Currently, androgen deprivation therapy (ADT) has a well-defined role when administered together with radiotherapy (RT): neo-adjuvant and concurrent combination for intermediate risk-disease and adjuvant therapy for high risk disease.
FREE DAILY AND WEEKLY NEWSLETTERS OFFERED BY CONTENT OF INTEREST
Did you find this article relevant? Subscribe to UroToday-GUOncToday!
The fields of GU Oncology and Urology are advancing rapidly including new treatments, enrolling clinical trials, screening and surveillance recommendations along with updated guidelines. Join us as one of our subscribers who rely on UroToday as their must-read source for the latest news and data on drugs. Sign up today for blogs, video conversations, conference highlights and abstracts from peer-review publications by disease and condition delivered to your inbox and read on the go.
Evidence of this association was generated by randomized trials designed and led approximately 30 years ago; thus the question which arises is how relevant and portable are these data in our current clinical practice? In the present review, we examine the pitfalls of these published randomized controlled trials, their relevance to present daily clinics, where high-dose external beam RT or brachytherapy is applied, as well as the adoption of ADT in patients with concomitant cardiovascular disorders.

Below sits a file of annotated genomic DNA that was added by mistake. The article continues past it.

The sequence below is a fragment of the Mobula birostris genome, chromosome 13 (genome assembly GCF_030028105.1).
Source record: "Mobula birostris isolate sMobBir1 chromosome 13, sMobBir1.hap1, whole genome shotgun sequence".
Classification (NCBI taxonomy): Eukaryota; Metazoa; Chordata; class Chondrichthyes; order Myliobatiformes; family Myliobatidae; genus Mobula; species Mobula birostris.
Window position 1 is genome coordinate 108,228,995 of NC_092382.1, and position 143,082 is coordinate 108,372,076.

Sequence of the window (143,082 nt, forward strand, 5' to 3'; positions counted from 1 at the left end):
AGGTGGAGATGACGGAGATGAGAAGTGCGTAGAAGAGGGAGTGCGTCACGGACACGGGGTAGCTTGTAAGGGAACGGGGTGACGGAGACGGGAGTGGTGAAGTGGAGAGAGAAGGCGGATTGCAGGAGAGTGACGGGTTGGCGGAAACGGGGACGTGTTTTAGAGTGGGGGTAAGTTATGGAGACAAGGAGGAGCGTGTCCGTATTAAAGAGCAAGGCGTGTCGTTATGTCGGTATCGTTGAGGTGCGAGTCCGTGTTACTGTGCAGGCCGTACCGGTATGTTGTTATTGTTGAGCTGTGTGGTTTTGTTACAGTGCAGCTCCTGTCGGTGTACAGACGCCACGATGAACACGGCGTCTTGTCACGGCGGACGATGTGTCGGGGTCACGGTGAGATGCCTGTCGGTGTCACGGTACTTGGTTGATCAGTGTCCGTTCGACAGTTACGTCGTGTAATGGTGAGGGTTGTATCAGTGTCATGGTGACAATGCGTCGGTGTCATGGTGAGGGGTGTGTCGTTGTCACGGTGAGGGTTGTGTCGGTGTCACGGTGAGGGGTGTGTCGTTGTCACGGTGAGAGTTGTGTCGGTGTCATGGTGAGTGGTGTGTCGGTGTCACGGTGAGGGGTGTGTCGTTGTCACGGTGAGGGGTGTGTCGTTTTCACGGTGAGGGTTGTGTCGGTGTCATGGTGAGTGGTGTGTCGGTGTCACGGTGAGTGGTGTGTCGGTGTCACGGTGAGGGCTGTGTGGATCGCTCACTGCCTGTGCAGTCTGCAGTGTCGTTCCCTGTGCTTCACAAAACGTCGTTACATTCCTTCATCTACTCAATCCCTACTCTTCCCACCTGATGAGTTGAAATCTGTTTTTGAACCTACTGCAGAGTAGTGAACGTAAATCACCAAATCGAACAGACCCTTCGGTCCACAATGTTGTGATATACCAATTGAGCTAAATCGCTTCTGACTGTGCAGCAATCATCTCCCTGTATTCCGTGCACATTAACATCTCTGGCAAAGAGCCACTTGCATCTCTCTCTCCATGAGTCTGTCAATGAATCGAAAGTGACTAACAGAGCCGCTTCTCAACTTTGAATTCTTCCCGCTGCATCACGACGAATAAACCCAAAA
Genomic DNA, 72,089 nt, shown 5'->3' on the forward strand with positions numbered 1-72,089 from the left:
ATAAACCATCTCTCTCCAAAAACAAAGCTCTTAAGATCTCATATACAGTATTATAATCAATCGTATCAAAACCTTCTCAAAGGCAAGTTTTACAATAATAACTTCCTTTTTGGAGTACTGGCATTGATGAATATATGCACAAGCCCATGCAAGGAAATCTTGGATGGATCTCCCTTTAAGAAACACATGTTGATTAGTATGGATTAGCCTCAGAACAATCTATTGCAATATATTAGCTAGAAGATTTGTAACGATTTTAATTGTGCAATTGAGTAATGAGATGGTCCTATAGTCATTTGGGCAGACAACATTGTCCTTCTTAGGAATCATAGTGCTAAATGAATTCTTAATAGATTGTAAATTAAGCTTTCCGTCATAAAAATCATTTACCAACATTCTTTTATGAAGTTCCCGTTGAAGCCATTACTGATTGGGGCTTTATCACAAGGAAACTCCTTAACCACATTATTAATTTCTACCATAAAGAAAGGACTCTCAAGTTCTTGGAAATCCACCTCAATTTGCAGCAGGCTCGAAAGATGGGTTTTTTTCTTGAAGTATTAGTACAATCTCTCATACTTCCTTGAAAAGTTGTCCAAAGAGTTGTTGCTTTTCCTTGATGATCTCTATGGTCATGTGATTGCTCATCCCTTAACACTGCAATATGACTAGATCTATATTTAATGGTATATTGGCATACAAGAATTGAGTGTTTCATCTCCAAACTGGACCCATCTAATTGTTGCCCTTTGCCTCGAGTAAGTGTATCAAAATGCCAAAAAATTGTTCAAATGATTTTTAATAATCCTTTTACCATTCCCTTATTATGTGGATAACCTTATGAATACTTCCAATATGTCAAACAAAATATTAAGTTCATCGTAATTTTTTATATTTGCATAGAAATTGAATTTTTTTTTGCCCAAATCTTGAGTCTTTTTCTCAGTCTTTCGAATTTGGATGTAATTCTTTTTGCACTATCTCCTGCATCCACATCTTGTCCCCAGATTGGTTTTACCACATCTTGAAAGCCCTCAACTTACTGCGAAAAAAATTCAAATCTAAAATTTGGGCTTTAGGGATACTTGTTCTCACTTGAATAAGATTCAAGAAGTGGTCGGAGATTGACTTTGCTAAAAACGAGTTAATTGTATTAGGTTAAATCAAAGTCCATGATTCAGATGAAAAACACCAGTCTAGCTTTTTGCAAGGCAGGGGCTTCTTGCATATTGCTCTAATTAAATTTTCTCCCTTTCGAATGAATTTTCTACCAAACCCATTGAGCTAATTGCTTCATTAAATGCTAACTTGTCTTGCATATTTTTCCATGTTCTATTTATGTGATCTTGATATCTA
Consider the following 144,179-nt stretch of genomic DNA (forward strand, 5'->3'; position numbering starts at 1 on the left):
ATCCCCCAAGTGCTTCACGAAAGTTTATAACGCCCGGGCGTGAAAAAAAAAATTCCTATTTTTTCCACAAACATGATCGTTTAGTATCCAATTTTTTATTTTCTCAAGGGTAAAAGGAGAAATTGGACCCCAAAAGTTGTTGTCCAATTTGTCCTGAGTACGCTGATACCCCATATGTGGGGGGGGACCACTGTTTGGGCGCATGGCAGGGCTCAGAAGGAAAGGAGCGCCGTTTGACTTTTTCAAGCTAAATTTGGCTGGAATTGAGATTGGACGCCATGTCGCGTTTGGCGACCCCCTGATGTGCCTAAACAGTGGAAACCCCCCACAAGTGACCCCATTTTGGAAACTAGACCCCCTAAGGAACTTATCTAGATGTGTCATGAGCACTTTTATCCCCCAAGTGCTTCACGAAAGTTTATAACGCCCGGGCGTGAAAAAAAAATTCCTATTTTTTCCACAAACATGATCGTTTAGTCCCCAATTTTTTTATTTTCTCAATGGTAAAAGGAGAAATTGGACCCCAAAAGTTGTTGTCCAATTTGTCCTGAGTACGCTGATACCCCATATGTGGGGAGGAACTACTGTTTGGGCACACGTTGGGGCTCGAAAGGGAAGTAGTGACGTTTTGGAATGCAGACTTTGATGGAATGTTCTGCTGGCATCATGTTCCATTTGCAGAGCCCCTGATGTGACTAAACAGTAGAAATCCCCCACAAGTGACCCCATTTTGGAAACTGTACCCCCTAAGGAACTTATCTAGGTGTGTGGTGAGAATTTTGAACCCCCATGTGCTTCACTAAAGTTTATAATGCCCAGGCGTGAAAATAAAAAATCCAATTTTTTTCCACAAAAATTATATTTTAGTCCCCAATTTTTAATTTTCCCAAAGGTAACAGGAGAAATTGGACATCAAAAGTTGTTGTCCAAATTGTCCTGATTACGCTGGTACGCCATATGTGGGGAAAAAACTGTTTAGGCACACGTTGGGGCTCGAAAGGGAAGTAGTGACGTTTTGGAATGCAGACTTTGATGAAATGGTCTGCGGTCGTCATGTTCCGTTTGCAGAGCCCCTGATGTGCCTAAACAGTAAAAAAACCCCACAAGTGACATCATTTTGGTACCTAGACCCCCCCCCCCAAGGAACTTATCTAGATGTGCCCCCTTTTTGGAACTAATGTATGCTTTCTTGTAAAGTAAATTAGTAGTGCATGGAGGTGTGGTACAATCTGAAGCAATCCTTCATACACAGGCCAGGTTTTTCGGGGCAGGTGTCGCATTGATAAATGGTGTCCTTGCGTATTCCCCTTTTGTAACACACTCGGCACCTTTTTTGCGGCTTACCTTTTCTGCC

D'Angelillo RM, Franco P, De Bari B, Fiorentino A, Arcangeli S, Alongi F. Are you the author?
Radiation Oncology Campus Bio-Medico University, Rome Italy; Department of Oncology, Radiation Oncology, University of Turin School of Medicine, Turin, Italy; Radiation Oncology Department, Centre Hospitalier Universitaire Vaudois - CHUV, Lausanne Switzerland; Radiation Oncology Department, Sacro Cuore-Don Calabria Hospital, Negrar-Verona, Italy; Radiation Oncology, Azienda Ospedaliera S. Camillo-Forlanini, Rome, Italy.
Reference: Crit Rev Oncol Hematol. 2015 Feb;93(2):136-148.